The current concern with Jewish identity centers increasingly on how to achieve an integrated yet unassimilated status in the general American community. Indeed, to many leaders of Jewish communities, defense against assimilation now seems more urgent than defense against discrimination. The intensity of this new interest doubtless derives from the need, now more than in the past, for the individual Jew to formulate his own beliefs and support them from within. He can no longer rely on the non-Jew to tell him what he is ; he must decide and affirm the fact for himself. Otherwise he will cease to exist as a Jew.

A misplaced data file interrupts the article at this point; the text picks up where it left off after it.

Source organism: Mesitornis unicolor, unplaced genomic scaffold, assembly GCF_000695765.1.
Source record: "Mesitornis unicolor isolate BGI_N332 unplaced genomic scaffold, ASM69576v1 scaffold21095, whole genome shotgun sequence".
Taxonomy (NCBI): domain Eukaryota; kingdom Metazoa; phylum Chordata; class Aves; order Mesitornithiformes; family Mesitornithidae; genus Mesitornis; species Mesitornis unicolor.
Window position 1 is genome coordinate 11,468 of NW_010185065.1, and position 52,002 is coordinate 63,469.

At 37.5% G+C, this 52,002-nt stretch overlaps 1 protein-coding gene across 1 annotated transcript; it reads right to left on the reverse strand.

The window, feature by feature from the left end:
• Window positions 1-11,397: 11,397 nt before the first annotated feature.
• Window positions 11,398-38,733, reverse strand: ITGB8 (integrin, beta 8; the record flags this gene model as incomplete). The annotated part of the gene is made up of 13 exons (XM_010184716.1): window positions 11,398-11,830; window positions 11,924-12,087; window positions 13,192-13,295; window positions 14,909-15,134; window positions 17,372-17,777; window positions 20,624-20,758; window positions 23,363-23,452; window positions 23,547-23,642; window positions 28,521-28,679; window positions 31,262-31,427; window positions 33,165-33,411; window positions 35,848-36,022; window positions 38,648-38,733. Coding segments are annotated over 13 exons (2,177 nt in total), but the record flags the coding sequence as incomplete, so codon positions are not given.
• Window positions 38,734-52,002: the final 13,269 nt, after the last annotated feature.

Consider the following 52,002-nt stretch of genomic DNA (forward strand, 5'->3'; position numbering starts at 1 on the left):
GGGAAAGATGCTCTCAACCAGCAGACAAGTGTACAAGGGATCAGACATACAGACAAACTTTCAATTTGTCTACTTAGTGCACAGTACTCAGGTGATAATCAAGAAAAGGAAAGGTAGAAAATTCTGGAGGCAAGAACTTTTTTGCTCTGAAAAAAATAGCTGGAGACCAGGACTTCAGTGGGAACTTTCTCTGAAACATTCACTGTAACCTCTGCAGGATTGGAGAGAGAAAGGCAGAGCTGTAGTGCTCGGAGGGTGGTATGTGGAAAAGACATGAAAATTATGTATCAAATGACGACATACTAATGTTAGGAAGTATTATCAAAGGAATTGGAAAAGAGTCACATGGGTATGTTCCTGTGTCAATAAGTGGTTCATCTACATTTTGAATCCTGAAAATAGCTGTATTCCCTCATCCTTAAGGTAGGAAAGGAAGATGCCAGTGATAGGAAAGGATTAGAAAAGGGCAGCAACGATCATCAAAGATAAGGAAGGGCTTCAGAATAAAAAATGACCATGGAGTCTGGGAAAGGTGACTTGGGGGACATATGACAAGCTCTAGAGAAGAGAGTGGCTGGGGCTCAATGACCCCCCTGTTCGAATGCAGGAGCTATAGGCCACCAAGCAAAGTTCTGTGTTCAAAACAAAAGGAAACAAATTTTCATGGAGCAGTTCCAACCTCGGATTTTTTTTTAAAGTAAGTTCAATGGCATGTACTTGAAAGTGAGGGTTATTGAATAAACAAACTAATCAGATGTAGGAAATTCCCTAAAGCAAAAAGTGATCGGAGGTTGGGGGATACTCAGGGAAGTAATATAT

Although assimilation always requires integration, the reverse is not true. Integration does not necessarily involve assimilation. Integration is working and interacting with others for common purposes. Assimilation is trying to forget that one is a Jew.